I first heard about John Kegan’s Constructive Developmental Theory when reading about change, and especially why some people never want to change. Fast Company wrote about it when mentioning the mind-set we need to succeed in the future, and linked to Future Trends in Leadership Development (PDF) from the Center of Creative Leadership. Then Ana Cristina Campos Marques Curitiba clarified all of Robert Kegan’s five levels in her post on Constructive Developmental Theory:

  1. The Impulsive Mind: The first stage is what mainly characterizes the behavior of children.
  2. Instrumental Mind: The human being has only one perspective, his own.
  3. The Socialized Mind: Such a stance tends to be reliant on authority for direction and less likely to question, making one a loyal follower.
  4. The Self-Authoring Mind: Guided by their own internal compass, such a person becomes subject to his own ideology. These individuals tend to be self-directed, independent thinkers.
  5. The Self-Transforming Mind: This multi-frame perspective is able to hold the contradictions between competing belief systems and is therefore subject to the dialectic between systems of thought.

No matter if such levels are true or not, they can work as mental models. I find that the ideas presented via Tim’s and James’ books and podcasts urge us to move up the above ladder. By adopting the best tips and tricks and habits, we can move from being loyal followers who don’t question anything, over to self-directed thinkers and then self-transforming minds. It is almost as if we in this later stage can hold ourselves in our hand and objectively analyze what is best for this person.

As Jay Barbuto puts it in this video, at this level we are no longer the prisoners of our own identity. Instead, we see all the different nuances and possibilities and can reinvent ourselves.

So there we have it: By merging great ideas from people like James and Tim and their guests with developmental theories, we can reinvent ourselves. A great start for a new way of life.

My new morning routine, thanks to Tim Ferriss

Ever since I read Tim Ferriss’ book “Tools of Titans”, I have started to change how I live. One such thing is my morning routine. Before the book, it was the standard semi-haze, trying to eat, shower, and read the newspaper before waking the kids. Now I do the following every morning:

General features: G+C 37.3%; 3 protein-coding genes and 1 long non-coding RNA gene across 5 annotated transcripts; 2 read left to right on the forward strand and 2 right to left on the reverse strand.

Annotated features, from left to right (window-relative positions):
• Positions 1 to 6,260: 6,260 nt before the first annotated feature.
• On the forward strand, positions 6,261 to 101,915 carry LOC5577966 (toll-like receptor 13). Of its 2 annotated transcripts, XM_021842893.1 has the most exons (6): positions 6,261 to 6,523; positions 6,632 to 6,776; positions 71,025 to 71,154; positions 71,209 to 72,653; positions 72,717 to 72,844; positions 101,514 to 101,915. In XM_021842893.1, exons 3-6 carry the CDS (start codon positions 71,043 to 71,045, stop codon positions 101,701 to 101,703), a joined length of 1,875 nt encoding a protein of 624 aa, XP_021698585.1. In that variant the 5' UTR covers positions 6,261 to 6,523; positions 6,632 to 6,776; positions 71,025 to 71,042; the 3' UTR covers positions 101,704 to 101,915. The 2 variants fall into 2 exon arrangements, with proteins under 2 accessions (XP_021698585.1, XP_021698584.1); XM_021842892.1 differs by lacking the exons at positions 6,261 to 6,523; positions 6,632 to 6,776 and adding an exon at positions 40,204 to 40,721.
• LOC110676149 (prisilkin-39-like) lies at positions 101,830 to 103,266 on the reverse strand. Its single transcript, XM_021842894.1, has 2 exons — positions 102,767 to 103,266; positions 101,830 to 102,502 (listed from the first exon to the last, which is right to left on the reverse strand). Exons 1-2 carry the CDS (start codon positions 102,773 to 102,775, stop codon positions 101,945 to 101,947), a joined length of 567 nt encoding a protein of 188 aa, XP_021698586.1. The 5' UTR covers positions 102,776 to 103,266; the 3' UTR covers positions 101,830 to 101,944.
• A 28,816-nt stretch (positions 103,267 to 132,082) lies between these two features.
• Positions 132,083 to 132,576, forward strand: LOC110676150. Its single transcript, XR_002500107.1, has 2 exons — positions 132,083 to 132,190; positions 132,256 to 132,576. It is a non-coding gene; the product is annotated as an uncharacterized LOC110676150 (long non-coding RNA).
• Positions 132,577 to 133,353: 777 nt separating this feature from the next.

1. Yoga for my back and overall mobility. Takes a few minutes, but helps me avoid the back pain I have suffered from since before.
  2. Drink Pu-Erh black tea with coconut oil. A wonderful way of starting each day, instead of the strong jolt of caffeine from coffee.
  3. Meditate 10-15 minutes using the app. A great way of putting things into perspective.
  4. Write in my 5-minute journal to set the goals for today. You will be amazed at the direction life gets already in the morning when you know what the three most important things are.
  5. Make my bed. As described below, such a minute thing actually helps.

Even if the rest of the day becomes a hectic mess, I at least had a great start and a focus. Highly recommended! Below, you can read more about how Tim starts each day, fetched from Business Insider.

“The 4-Hour Workweek” author Tim Ferriss breaks down this morning routine that primes him for his day.

Source (incl. the image): ‘The 4-Hour Workweek’ author has a 5-part morning routine to maximize his productivity – Business Insider Nordic

Change – this time it is personal

I have written before on change management, and especially how it has failed to support companies. But that’s change on the macro level. Now it’s time for changing myself. I started the year by reading Tools of Titans by Tim Ferriss.